The law as an impersonal device – the impersonality adds neutrality for the diffusion of conflict.
By ordering society through an impersonal medium we are better able to rationally resolve disputes without the dispute lingering on.
Any personalised attempt at resolution of the conflict/dispute where one party perceives a less than favourable outcome constitutes an affront to that party and results in a continuation of hostilities. An impersonal resolution through the medium of rules where the rules have been set out and agreed to beforehand may still result in a resolution which the party may find unpalatable or less than desirable. But, at least the party would be rationally obliged to accept the resolution as the outcome of a process that he had agreed to be a party to.
Can this process of impersonal nature of a rule be used as a device to test the ‘proper’ nature of a law. A law that is personal is ‘improper’ and ought to be repealed or reformed. A law that is ‘proper’ may remain, subject to other ethical considerations. Is this a workable model for testing the desirability of a law? And, to take it a step further, is this a workable model for testing the validity of a law?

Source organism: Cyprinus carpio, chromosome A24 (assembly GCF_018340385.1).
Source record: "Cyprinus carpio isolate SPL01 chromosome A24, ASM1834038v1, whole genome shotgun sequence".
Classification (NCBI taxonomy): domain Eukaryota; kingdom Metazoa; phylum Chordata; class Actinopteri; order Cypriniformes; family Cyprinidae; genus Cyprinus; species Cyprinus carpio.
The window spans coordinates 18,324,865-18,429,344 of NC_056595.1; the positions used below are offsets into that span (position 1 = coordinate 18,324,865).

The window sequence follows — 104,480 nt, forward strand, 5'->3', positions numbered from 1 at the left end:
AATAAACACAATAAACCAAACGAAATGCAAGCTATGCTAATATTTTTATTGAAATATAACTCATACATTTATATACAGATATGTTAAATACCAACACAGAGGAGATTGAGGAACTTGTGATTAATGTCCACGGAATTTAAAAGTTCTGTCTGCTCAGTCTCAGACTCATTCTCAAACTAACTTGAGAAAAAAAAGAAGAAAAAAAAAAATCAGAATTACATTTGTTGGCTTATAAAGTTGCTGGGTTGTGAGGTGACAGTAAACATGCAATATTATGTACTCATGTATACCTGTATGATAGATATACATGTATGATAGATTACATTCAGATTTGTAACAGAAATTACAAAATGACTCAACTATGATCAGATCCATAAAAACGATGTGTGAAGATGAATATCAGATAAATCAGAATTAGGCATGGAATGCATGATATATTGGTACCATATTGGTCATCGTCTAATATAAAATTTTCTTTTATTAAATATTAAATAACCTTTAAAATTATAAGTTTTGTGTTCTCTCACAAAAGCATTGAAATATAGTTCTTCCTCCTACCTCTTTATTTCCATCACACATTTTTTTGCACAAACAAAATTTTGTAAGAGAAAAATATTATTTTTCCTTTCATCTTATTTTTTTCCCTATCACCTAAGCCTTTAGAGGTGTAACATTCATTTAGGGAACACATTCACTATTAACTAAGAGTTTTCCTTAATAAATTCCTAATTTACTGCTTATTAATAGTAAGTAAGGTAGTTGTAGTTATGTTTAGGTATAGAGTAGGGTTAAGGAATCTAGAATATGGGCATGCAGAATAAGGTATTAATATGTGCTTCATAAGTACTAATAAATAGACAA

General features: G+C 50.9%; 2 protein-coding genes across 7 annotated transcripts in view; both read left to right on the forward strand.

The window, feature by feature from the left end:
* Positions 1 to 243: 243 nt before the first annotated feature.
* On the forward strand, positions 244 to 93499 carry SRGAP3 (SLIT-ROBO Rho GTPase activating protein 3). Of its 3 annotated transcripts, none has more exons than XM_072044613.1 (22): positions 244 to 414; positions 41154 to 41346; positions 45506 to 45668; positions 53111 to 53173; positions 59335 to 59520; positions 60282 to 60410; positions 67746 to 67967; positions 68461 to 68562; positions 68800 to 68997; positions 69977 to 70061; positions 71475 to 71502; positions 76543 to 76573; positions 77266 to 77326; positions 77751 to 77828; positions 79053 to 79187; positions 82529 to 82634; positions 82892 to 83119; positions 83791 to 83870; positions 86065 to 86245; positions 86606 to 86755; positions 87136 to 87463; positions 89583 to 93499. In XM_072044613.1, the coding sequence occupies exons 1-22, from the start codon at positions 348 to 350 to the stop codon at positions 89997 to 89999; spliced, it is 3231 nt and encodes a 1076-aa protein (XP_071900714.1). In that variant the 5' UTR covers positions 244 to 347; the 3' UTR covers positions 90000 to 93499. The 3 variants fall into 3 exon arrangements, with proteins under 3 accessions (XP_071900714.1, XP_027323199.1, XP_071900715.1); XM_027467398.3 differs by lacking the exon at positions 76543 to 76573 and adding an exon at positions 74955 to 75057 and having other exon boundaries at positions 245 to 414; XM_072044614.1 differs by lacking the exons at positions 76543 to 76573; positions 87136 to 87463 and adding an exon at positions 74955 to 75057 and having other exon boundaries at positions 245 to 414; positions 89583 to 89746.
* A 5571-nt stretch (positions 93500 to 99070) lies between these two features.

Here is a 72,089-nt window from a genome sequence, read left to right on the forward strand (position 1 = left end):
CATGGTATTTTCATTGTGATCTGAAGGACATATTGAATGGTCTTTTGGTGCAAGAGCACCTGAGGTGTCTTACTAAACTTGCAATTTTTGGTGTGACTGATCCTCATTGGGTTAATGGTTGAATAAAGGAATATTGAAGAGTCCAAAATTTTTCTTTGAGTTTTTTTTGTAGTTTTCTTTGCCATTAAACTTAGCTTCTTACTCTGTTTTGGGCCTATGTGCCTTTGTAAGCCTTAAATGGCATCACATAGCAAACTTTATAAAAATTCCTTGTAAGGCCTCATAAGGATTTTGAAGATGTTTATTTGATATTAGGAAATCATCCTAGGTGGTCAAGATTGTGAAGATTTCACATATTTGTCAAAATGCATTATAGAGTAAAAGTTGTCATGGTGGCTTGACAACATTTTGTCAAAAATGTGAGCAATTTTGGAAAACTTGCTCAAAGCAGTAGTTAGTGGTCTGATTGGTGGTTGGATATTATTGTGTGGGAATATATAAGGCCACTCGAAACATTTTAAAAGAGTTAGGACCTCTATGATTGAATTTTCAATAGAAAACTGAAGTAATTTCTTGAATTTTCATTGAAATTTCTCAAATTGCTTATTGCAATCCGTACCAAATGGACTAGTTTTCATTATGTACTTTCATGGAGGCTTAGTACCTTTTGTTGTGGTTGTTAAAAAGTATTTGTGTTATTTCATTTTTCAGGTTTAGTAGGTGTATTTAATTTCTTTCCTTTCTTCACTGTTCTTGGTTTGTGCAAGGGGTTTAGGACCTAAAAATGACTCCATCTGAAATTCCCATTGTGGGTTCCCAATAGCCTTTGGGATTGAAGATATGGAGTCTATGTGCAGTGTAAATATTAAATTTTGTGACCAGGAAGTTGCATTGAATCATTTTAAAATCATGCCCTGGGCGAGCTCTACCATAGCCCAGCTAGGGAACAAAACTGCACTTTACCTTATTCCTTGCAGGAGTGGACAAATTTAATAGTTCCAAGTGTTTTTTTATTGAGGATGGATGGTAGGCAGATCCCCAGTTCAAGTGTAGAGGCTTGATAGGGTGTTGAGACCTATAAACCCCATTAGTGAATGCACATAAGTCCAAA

The proposition is this: if rules serve the function of being a medium for the impersonalisation of a dispute, then, unless the rule is impersonal, it does not have the pedigree of a rule.